Recently I undertook the research Engaging “natural spaces” - Immunization and social media in Ukraine which is summarised at this page. That research focuses on how different communities in Ukraine use social media and engage in communication about polio, vaccination and routine immunisation.


The results showed an impressive volume of daily communication about vaccination occuring outside pages run by health or governmental organisations but within “natural spaces” where residents of a particular city or parents gather for communication to support their daily lives.


The parents’ groups, in particular, showed how active those platforms can be. Often created only for mothers under the topic of child-support allowance, they unite over 1 million personal accounts to sell clothes, discuss children’s products and talk about child health. Vaccination-related questions appear all day long with the most active discussions happening at night time, while children are in bed! Mothers ask advice from their peers, checking on things such as whether vaccination is advisable if their child is ill and reporting on reactions following vaccination (often attaching amateur pictures made with smartphones of the inoculation place and asking if it not too red or too big). The presence of health professionals to address those questions is limited. Being an open space, any information can be easily circulated by-passing standard health filters.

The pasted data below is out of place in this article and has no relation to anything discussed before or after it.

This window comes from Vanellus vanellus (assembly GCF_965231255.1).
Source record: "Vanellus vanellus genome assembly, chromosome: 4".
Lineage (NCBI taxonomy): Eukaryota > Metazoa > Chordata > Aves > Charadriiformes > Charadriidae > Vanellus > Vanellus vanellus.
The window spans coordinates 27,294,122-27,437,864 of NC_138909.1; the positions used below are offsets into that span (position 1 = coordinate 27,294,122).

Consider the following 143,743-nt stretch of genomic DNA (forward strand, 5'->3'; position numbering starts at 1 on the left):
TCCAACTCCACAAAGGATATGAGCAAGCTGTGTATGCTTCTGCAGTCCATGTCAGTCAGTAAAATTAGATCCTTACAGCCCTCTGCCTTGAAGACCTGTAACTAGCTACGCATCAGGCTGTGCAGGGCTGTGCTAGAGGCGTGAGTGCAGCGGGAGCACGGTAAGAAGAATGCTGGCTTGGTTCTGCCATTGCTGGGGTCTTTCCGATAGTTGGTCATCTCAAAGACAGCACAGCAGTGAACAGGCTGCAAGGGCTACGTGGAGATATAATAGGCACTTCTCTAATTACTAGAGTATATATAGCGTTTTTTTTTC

The questions derived from this data are the following. Please join the discussion and share your opinion and insights:


1.     How can we engage with target audiences, who tend to communicate inside their “natural” and comfortable platforms?

2.     What mechanisms for transferring accurate and credible information about polio and vaccination can we use?

3.     Is there a place for these particular tactics in the overall communication strategy on social media that mostly adopt traditional health communication approaches (eg push messages, games, videos, sponsored content, posters)?

4.     What is the role of medical professionals in this process and how can we build bridges between professionals and the more general audiences in such groups?